Charming the Cheerleader by Maggie Dallen

Charming the Cheerleader Cover

G-rated YA romance with family drama

Charming the Cheerleader (The Bet Duet #1) by Maggie Dallen

Reading Level: Young Adult
Release Date: January 22, 2020
Pages: 166 pages
Source: Purchase
Reviewed By: Kate McMurry

Rosalie, Connor and Harley are all 16-year-old high school juniors. Harley is Connor’s stepsister and is the protagonist of the second book in this YA romantic duology. Both books are stand-alone, HEA romances, but since Harley is introduced in this book as an important subcharacter, it will definitely enhance the experience of reading her novel by reading this one first.

Connor’s father abandoned him and his mother years ago, and his mother has very recently remarried. Her husband’s daughter is Harley. Connor and Harley are experiencing a difficult adjustment to being step-siblings, and Connor is uncomfortable with having his stepfather underfoot and sucking up most of his mother’s attention. Worse, because of his stepfather’s job, their blended family has had to move across the country, and Connor and Harley are both struggling with starting a new school.

It is shocking to Harley and Connor at the new high school when they find themselves entirely reversing their former social standings. Connor is extremely handsome, flirtatiously charming, and played in a rock band at his former town. This combination at his old school made him enormously popular. In contrast, Harley had spent her entire adolescence to date as a classic, shy, introverted, loner geek who had no interest in living a social whirl such as Connor reveled in. Unfortunately for Connor, he unknowingly commits social suicide his first day at the new school by flirting with an off-limits girl, a gorgeous cheerleader named Rosalie. Her ex-boyfriend, a star of the football team, has labeled her an ice queen and, for the last year since the breakup, has bullied any other boy in school who might want to date Rosalie into staying away from her. The ex starts spreading awful rumors about Connor, such as saying that he’s a homeless drug dealer, and the whole school ridicules him.

In contrast, Harley has attracted the romantic interest of the handsome quarterback of the football team, Tristan, and as a result has found herself overwhelmed by the open-armed welcome of the most popular teens in school.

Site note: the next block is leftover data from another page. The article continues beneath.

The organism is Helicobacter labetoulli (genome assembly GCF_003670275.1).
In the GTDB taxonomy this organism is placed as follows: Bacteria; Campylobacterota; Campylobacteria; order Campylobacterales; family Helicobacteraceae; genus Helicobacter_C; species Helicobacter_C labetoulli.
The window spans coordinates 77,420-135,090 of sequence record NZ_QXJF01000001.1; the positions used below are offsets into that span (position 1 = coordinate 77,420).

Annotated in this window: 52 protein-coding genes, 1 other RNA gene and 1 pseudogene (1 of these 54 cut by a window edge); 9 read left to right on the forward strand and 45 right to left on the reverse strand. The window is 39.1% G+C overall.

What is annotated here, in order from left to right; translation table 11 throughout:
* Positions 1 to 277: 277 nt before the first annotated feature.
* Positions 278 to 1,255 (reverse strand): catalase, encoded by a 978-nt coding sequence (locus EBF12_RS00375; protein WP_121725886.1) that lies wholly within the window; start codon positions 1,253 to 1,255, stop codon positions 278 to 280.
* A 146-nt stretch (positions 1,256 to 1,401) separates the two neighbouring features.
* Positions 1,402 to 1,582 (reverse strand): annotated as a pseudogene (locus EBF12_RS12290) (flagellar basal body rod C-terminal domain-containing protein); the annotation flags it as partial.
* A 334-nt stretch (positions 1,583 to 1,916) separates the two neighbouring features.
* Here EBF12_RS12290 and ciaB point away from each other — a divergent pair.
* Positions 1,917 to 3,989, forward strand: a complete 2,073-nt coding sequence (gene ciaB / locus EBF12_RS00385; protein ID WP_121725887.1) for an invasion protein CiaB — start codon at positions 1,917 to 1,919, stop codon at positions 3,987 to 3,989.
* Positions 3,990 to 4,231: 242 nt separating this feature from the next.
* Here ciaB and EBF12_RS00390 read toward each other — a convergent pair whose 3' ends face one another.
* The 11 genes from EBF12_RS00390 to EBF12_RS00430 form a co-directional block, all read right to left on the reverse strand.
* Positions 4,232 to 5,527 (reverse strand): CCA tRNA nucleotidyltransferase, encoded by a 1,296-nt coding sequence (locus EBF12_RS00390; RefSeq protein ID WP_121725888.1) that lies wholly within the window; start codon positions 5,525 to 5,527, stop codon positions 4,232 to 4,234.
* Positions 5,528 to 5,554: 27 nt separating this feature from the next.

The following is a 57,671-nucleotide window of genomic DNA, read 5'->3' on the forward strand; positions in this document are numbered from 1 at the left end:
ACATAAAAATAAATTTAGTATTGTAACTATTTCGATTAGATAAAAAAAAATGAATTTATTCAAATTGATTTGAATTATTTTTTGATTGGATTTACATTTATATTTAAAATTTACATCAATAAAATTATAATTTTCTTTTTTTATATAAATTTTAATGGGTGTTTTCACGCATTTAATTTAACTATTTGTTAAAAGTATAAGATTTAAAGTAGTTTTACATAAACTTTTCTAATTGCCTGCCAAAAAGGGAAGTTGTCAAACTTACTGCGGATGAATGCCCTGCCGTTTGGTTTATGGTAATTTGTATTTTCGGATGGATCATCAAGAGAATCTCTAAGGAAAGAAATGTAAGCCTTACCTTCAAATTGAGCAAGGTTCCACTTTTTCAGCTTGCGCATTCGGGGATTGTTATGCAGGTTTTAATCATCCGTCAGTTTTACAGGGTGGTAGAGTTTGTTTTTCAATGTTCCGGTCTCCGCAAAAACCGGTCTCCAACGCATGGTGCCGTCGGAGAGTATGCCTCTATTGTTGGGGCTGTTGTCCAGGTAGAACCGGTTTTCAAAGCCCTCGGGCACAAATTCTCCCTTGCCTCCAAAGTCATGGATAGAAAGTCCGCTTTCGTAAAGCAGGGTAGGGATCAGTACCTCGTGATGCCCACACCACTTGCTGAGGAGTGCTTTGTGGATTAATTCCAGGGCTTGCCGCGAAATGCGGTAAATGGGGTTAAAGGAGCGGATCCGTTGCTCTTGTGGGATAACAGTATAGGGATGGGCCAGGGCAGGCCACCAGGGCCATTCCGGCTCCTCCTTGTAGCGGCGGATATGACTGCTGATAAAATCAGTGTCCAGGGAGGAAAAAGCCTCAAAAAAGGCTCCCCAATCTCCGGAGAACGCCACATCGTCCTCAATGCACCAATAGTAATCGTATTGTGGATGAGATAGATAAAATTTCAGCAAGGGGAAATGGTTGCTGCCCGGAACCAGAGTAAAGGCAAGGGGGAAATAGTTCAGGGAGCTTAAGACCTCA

The shock of losing everything that matters most to him has Connor suffering from the worst kind of culture shock. But he finds himself attracted to and intrigued by the mystery that is Rosalie to such an extent that he is determined to get to know her better, no matter the consequences. Not only that, though Connor has never had a real girlfriend before, he is interested in Rosalie to such a degree that he is actually quite serious about her.

Rosalie’s main goal in life is to keep her head down and avoid conflict as much as possible. To her, life as a popular person in high school is an exhausting tightrope walk and anything but fulfilling. On top of that, her parents’ marriage is breaking down, and she has to stuff down her own feelings of abandonment while she attempts to keep their home life as stable as possible for her much younger twin brothers.

After her bad experiences with her ex-boyfriend and the way her father has cheated on her mother, Rosalie doesn’t trust the male of the species. It is obvious that Connor is trying to win her over, but she doesn’t trust his motivations. And even if she wanted to go out with him, her ex and her best friends, who are fellow cheerleaders and the resident Mean Girls of the school, would never support her doing that.

In addition to the main romance plot, this engaging YA novel contains compelling, YA, social-drama and family-drama plots.

I liked both Connor and Rosalie very much and enjoyed experiencing the evolution of their relationship from strangers, to friends, to romance. Connor and Rosalie are both struggling with self-esteem and trust issues, and their personal growth from distrust to trust is a sympathetic and moving journey. I especially appreciated that this book is written from the dual point of view of both Connor and Rosalie, which allows the reader to get to know both of them intimately.

There are many important subcharacters in this book, but none of them overshadow the main plot, which is the romance. I particularly enjoyed Connor’s relationship with Harley as they maneuver the treacherous waters of becoming a blended family and figuring out how to be functional step-siblings and potentially friends.

This book is mostly G-rated. There is no physical contact beyond some kissing, and no bad language. At one point Rosalie does nurse a beer, thus engaging in underage drinking at a party, but it is not a wild bacchanalian revel with everybody getting drunk and crazy.

I rate this book as follows:

Heroine: 4

Hero: 4

Subcharacters: 4

Romance Plot: 4

Family Drama Plot: 4

Social Drama Plot: 4

Writing: 4

Overall: 4

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